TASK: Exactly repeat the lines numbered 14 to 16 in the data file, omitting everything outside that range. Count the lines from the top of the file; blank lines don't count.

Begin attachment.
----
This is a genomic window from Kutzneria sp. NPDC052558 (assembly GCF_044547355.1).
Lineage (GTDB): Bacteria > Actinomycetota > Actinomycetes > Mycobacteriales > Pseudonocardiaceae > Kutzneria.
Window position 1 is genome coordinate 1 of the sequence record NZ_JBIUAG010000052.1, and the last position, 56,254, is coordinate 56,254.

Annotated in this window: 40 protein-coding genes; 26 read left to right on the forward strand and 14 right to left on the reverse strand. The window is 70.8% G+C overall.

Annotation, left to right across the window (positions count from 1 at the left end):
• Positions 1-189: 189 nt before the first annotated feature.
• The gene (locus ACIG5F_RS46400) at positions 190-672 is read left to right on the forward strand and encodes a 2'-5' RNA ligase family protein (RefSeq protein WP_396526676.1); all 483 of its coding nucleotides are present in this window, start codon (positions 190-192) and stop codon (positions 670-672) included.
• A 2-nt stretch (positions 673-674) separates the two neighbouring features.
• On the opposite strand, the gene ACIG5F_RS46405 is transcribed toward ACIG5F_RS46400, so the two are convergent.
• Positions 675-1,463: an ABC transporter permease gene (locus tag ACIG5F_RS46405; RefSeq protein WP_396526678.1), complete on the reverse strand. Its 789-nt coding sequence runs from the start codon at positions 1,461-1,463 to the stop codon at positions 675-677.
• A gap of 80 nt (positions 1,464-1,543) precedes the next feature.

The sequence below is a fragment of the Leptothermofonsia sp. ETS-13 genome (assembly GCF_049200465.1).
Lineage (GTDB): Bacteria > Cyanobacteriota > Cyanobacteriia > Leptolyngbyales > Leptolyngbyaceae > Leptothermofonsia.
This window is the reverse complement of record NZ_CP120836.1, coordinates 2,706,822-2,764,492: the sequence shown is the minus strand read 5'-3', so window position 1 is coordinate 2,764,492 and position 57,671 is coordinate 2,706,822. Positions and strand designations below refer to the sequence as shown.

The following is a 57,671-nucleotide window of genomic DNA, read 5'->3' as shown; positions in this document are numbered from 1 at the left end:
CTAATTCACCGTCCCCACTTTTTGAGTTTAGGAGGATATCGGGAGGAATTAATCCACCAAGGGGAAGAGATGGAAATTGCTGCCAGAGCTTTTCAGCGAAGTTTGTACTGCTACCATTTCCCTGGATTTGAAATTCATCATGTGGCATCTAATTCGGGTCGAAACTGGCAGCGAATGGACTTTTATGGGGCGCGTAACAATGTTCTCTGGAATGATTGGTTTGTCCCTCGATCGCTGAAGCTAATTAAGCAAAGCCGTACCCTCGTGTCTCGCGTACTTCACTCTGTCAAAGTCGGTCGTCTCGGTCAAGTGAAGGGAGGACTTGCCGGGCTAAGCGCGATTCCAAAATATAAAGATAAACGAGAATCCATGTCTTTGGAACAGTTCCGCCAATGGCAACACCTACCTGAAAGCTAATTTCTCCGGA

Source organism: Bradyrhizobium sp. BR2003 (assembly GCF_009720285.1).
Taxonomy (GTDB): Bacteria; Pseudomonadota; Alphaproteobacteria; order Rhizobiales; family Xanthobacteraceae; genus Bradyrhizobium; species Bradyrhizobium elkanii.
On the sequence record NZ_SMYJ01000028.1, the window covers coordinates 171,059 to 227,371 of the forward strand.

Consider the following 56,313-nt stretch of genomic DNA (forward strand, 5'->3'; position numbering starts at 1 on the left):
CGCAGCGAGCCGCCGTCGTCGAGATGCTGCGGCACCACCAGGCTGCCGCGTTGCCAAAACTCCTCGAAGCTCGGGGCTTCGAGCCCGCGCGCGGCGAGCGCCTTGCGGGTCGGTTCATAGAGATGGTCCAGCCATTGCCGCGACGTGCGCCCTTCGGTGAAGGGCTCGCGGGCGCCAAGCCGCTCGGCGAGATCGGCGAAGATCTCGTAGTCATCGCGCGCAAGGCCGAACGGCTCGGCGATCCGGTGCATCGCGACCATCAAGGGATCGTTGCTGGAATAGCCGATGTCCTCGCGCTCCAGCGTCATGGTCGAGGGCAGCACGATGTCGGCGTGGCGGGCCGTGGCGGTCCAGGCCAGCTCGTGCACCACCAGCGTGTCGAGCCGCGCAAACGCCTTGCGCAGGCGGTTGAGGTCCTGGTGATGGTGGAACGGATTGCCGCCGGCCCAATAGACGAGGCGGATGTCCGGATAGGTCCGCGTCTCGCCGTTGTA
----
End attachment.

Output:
This window is the reverse complement of record NZ_CP120836.1, coordinates 2,706,822-2,764,492: the sequence shown is the minus strand read 5'-3', so window position 1 is coordinate 2,764,492 and position 57,671 is coordinate 2,706,822. Positions and strand designations below refer to the sequence as shown.

The following is a 57,671-nucleotide window of genomic DNA, read 5'->3' as shown; positions in this document are numbered from 1 at the left end:
CTAATTCACCGTCCCCACTTTTTGAGTTTAGGAGGATATCGGGAGGAATTAATCCACCAAGGGGAAGAGATGGAAATTGCTGCCAGAGCTTTTCAGCGAAGTTTGTACTGCTACCATTTCCCTGGATTTGAAATTCATCATGTGGCATCTAATTCGGGTCGAAACTGGCAGCGAATGGACTTTTATGGGGCGCGTAACAATGTTCTCTGGAATGATTGGTTTGTCCCTCGATCGCTGAAGCTAATTAAGCAAAGCCGTACCCTCGTGTCTCGCGTACTTCACTCTGTCAAAGTCGGTCGTCTCGGTCAAGTGAAGGGAGGACTTGCCGGGCTAAGCGCGATTCCAAAATATAAAGATAAACGAGAATCCATGTCTTTGGAACAGTTCCGCCAATGGCAACACCTACCTGAAAGCTAATTTCTCCGGA